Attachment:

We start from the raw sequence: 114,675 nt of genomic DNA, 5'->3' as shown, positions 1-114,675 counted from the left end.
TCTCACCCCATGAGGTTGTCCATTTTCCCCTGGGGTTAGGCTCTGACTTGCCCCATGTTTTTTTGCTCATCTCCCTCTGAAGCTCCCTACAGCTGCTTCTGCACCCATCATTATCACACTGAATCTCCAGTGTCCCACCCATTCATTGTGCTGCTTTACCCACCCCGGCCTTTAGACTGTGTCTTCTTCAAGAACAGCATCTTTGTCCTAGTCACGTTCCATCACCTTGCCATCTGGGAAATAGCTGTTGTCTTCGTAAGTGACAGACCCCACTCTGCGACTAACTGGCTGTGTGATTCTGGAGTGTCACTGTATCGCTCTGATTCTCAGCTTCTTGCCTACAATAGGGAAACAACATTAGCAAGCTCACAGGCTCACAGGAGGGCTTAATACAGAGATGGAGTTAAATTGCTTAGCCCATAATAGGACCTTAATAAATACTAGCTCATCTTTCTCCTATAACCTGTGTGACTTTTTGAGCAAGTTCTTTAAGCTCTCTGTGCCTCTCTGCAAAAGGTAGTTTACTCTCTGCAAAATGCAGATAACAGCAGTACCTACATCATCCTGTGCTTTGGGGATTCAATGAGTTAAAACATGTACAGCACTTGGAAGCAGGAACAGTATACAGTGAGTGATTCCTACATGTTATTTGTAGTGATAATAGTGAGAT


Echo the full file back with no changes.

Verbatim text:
We start from the raw sequence: 114,675 nt of genomic DNA, 5'->3' as shown, positions 1-114,675 counted from the left end.
TCTCACCCCATGAGGTTGTCCATTTTCCCCTGGGGTTAGGCTCTGACTTGCCCCATGTTTTTTTGCTCATCTCCCTCTGAAGCTCCCTACAGCTGCTTCTGCACCCATCATTATCACACTGAATCTCCAGTGTCCCACCCATTCATTGTGCTGCTTTACCCACCCCGGCCTTTAGACTGTGTCTTCTTCAAGAACAGCATCTTTGTCCTAGTCACGTTCCATCACCTTGCCATCTGGGAAATAGCTGTTGTCTTCGTAAGTGACAGACCCCACTCTGCGACTAACTGGCTGTGTGATTCTGGAGTGTCACTGTATCGCTCTGATTCTCAGCTTCTTGCCTACAATAGGGAAACAACATTAGCAAGCTCACAGGCTCACAGGAGGGCTTAATACAGAGATGGAGTTAAATTGCTTAGCCCATAATAGGACCTTAATAAATACTAGCTCATCTTTCTCCTATAACCTGTGTGACTTTTTGAGCAAGTTCTTTAAGCTCTCTGTGCCTCTCTGCAAAAGGTAGTTTACTCTCTGCAAAATGCAGATAACAGCAGTACCTACATCATCCTGTGCTTTGGGGATTCAATGAGTTAAAACATGTACAGCACTTGGAAGCAGGAACAGTATACAGTGAGTGATTCCTACATGTTATTTGTAGTGATAATAGTGAGAT